Westwood says fans 'essential' to Ryder Cup

Westwood says fans 'essential' to Ryder Cup

England's Lee Westwood, in line to play in his 11th Ryder Cup, says spectators are "essential" to the US-Europe golf showdown despite the possibility of empty stands due to COVID-19.


Westwood, a vice captain two years ago when Europe won the trophy in France, told The Golf Channel he cannot see staging the event without the emotional responses spectators bring to the rivalry.

"I just don't see somebody holing the winning putt, from either side, on the 18th green or wherever it may be, turning to an empty stand, raising his hands in the air and it feeling the same," Westwood said in a Wednesday posting on the network website.

"It's never going to feel the same, with what's going on, but if any tournament needs fans, it's that tournament. Just for me, the fans are essential for the Ryder Cup."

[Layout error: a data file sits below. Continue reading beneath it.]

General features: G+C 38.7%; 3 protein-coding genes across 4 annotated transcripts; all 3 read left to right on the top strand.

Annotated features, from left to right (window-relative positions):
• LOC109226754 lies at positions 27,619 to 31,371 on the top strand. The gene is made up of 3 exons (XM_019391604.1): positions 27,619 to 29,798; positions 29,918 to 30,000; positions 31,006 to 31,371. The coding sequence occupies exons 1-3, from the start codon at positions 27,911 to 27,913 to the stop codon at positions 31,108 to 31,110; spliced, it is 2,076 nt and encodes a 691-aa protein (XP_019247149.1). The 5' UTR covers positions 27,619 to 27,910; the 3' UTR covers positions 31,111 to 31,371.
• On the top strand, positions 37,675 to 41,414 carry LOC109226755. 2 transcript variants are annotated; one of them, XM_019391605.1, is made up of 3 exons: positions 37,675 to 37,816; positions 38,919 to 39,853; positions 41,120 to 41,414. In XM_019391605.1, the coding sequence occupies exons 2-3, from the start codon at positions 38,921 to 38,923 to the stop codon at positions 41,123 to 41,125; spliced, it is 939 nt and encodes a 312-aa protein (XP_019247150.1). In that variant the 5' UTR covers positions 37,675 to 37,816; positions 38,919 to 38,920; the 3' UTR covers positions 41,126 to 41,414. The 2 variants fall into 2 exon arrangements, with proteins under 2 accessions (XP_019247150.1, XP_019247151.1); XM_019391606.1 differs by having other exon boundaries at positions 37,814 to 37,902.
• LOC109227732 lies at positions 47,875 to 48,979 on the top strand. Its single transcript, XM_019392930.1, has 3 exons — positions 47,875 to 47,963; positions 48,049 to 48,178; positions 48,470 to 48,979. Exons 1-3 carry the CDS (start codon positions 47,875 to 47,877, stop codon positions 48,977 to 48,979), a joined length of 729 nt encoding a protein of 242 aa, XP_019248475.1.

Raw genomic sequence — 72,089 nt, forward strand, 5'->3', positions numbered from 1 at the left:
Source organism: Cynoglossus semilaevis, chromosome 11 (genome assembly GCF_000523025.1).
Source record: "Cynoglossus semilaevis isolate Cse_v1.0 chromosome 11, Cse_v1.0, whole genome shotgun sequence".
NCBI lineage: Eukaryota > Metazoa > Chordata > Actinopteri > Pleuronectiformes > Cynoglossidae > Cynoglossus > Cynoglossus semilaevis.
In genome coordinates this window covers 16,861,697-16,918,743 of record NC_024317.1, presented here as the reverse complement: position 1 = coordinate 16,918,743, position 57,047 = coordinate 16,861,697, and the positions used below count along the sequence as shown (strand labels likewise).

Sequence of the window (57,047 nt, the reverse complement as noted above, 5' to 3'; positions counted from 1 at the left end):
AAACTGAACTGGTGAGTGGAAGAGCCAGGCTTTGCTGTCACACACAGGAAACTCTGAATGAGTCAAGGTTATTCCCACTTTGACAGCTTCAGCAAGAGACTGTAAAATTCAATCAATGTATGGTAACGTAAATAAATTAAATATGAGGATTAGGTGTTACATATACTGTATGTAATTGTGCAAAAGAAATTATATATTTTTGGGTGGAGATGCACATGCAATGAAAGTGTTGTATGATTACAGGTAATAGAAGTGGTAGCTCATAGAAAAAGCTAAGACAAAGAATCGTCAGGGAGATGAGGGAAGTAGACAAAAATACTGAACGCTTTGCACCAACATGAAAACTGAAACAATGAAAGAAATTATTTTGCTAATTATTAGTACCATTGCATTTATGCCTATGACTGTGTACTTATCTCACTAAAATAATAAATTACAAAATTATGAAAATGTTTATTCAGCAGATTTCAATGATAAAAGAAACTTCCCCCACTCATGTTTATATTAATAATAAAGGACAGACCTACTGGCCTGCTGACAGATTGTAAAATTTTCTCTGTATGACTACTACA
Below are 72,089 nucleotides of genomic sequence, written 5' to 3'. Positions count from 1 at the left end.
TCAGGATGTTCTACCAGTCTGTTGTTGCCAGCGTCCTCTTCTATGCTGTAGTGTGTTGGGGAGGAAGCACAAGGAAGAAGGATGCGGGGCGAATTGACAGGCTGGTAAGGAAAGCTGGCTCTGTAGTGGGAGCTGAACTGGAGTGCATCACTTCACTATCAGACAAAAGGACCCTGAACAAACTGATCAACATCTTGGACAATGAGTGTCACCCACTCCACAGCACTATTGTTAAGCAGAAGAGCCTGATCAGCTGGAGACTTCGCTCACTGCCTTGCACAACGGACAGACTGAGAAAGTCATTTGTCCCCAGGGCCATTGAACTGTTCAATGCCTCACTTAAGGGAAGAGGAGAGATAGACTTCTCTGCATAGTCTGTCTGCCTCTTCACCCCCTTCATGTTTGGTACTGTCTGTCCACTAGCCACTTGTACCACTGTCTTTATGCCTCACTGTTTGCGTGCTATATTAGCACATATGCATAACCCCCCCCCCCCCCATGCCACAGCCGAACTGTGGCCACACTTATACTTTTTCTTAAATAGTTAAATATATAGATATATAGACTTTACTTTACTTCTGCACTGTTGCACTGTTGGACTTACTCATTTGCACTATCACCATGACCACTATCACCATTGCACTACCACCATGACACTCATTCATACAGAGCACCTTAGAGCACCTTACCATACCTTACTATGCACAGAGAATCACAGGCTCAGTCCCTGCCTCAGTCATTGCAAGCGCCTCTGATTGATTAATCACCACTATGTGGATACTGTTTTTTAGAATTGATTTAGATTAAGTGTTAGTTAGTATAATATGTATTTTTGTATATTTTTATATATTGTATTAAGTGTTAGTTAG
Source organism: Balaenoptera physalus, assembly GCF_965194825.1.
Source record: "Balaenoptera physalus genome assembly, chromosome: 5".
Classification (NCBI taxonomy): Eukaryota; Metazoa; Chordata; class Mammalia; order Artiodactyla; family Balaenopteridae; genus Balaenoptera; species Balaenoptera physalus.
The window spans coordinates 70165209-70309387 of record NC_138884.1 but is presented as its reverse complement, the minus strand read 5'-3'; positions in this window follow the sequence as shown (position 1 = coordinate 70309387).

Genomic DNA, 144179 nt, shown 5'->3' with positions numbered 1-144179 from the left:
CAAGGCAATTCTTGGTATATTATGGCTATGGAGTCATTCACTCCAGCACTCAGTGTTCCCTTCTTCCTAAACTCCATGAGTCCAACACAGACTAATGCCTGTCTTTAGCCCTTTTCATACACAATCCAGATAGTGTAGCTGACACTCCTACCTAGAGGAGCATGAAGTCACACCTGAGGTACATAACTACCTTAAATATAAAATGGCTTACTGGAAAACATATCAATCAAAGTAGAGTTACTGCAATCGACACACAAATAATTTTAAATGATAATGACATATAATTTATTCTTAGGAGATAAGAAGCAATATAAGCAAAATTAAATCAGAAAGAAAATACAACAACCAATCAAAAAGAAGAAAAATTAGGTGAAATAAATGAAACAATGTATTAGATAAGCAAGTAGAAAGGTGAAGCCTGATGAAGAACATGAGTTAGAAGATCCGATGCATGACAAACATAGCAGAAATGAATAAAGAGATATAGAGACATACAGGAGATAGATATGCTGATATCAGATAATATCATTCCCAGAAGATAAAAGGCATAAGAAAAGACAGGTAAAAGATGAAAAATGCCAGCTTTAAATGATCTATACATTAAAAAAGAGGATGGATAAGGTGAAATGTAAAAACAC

The 43rd Ryder Cup remains scheduled for September 25-27 at Whistling Straits in Kohler, Wisconsin, and no decisions about spectators have been announced in a season that has seen golf shut down by the coronavirus pandemic.

In a rearranged global schedule, the British Open was cancelled and three majors in the United States moved to later in the year.

World number one Rory McIlroy of Northern Ireland and US star Brooks Koepka, ranked third, also questioned staging a Ryder Cup without fans, as the first four US PGA Tour return events are set to have next month.

A Ryder Cup postponement to 2021 "may be needed" rather than playing without spectators, Westwood said.

The Englishman played for seven Cup winners in 10 playing appearances, earning 23 points with a best of 4.5 in a 2004 winning effort.

The shutdown has played havoc with Cup qualifying, although Westwood is on the current list for European captain Padraig Harrington after a January European Tour triumph at Abu Dhabi.

"We might have to modify it a little bit," Westwood said of the team roster selection process. "I think Padraig is pleased with the way the team's shaping up, and the way that qualifying has gone.

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